China Taunts Biden Administration Over Ukraine Arms Sales, High Inflation

A Chinese government official belittled the Biden administration for failing to tame America's stubbornly high inflation while U.S. arms companies have raked in profits from Russia's war on Ukraine.

Hua Chunying, China's assistant minister of foreign affairs, on Wednesday scoffed at U.S. officials in a tweet. Her taunt followed part of a back-and-forth between the two countries as China seeks to balance its alliance with Russia with blowback from its roundly condemned invasion of Ukraine.

"While top #US arms manufacturers boasted of the conflicts in #Ukraine as a boon for business, American people are suffering from soaring prices and higher inflation," Hua, who serves as the ministry's spokesperson, said in a Tweet.

Chinese Foreign Ministry Spokesperson Hua Chunying
Chinese Foreign Ministry spokesperson Hua Chunying scoffed at the Biden administration for failing to curb America's high inflation while U.S. arms companies are thriving from Russia's war on Ukraine. Above, Hua gestures during the daily press conference at the Foreign Ministry in Beijing last month. NOEL CELIS/Getty Images

Hua's tweet included a chart showing how America's inflation rate rose to 7.5 percent in 2022, the fastest annual rise in the price of consumer goods on record since February 1982.

The high inflation rate has been a looming political liability for President Joe Biden who earlier in his presidency said the rise in prices for consumer goods would plateau as the economy emerged from the COVID-19 pandemic. An ABC News/Ipsos poll released earlier this week found that almost three-quarters of Americans are displeased with Biden's management of inflation, as the economy has eclipsed the pandemic as the country's most-pressing issue.

Biden on Wednesday announced another $800 million in military aid to Ukraine. Last week, Biden signed off on $200 million in military aid to the country on top of another $350 million approved earlier.

Lockheed Martin CEO Jim Taiclet said in a January earnings call that "there's renewed great power competition."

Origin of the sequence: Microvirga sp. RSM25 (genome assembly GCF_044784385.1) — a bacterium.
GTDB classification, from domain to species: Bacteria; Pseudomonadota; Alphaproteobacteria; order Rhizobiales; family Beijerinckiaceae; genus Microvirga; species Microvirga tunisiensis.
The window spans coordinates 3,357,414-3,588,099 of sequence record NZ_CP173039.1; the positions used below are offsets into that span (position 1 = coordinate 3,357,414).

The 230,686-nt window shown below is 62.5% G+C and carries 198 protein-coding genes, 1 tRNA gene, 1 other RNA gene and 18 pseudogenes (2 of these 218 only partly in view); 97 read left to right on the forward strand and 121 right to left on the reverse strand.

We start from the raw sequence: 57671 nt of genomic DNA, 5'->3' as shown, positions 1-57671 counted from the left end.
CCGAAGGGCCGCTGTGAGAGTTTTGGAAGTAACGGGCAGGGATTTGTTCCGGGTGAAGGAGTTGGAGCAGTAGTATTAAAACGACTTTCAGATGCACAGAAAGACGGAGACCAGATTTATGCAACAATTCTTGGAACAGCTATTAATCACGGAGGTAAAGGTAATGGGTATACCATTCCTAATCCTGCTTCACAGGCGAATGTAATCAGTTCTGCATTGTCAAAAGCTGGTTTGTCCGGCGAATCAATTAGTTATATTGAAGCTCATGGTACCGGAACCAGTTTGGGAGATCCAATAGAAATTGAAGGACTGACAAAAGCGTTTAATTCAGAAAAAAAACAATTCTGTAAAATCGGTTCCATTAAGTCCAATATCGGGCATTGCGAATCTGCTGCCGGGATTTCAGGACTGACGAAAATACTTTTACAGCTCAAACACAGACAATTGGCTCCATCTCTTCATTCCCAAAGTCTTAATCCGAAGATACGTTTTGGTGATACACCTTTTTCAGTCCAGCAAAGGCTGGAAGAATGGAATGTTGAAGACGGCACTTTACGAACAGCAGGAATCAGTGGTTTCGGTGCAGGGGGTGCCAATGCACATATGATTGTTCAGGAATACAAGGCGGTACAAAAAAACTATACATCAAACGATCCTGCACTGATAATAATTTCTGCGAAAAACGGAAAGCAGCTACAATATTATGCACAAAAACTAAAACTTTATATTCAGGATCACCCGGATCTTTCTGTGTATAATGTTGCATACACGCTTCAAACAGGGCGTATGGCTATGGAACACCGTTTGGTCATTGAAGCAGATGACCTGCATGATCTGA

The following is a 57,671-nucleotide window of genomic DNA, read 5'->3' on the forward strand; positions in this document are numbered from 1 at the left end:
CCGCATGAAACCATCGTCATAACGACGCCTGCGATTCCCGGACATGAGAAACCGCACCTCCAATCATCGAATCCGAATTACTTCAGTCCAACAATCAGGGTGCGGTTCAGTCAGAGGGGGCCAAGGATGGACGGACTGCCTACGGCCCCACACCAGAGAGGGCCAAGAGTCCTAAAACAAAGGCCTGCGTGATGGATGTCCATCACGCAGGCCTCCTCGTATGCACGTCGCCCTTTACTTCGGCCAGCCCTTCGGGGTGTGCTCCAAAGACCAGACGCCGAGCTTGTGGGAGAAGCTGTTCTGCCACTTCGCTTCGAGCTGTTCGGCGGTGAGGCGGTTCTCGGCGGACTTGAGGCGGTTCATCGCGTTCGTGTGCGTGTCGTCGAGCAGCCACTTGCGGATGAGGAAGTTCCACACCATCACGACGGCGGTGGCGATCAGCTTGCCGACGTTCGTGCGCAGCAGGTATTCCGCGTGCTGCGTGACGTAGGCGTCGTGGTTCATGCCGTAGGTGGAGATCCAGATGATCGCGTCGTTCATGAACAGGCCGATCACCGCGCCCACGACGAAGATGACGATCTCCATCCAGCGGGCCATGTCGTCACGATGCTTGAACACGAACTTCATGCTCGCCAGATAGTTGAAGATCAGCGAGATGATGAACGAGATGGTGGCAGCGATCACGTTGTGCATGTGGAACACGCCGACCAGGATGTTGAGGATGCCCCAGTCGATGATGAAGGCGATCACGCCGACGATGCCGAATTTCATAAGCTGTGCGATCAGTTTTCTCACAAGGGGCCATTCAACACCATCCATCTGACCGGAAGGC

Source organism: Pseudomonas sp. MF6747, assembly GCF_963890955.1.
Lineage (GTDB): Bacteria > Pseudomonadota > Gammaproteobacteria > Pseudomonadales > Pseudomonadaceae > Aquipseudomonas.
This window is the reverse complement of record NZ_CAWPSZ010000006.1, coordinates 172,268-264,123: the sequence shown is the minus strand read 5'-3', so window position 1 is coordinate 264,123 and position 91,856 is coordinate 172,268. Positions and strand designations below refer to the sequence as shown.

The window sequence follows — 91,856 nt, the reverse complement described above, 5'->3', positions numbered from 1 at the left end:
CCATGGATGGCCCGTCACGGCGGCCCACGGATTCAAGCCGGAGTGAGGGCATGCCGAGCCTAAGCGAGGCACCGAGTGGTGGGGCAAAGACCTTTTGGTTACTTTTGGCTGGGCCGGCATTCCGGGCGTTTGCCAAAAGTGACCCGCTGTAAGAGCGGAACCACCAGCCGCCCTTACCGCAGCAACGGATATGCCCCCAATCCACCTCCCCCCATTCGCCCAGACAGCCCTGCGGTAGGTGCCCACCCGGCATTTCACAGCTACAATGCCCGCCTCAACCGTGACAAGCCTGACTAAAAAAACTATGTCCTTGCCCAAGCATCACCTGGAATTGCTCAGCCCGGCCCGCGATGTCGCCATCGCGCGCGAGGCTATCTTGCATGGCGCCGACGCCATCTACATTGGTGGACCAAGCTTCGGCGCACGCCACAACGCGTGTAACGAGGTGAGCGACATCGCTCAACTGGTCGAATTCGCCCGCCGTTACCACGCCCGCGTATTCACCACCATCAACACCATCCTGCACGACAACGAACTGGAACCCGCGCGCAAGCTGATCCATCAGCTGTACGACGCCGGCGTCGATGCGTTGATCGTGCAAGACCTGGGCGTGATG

"And the history of United States is when those environments evolve that we do not sit by and just watch it happen," he said on the call.

Since the beginning of the year, the company's stock price has risen from around $350 a share to $466 last week.

Similarly, Raytheon Technologies Corp. saw its stock price climb from $86 a share to $95 a share.

Raytheon CEO Greg Hayes in January also said that escalating tensions created "opportunities for international sales."

At the start of the Beijing 2022 Winter Olympic Games, China and Russia issued a joint statement announcing a "no limits" partnership on a range of economic, defense and other issues.

As world opinion has turned on Russia for its invasion of Ukraine, China has called for dialogue to end the conflict. But China also hasn't condemned Russia and has continued to support Moscow's position that Ukraine not join NATO Western military alliance.

U.S. officials have expressed concern about reports that Russia has requested military and economic support from China as its invasion of Ukraine remains at a standstill and faces crippling sanctions.

"We are communicating directly, privately to Beijing that there will absolutely be consequences for large-scale sanctions evasion efforts or support to Russia to backfill them," National Security Adviser Jake Sullivan said earlier this week. "We will not allow that to go forward and allow there to be a lifeline to Russia from these economic sanctions from any country, anywhere in the world."

China's ambassador to Ukraine Fan Xianrong on Monday pledged to help Ukraine rebuild.

Newsweek has reached out to the White House for comment.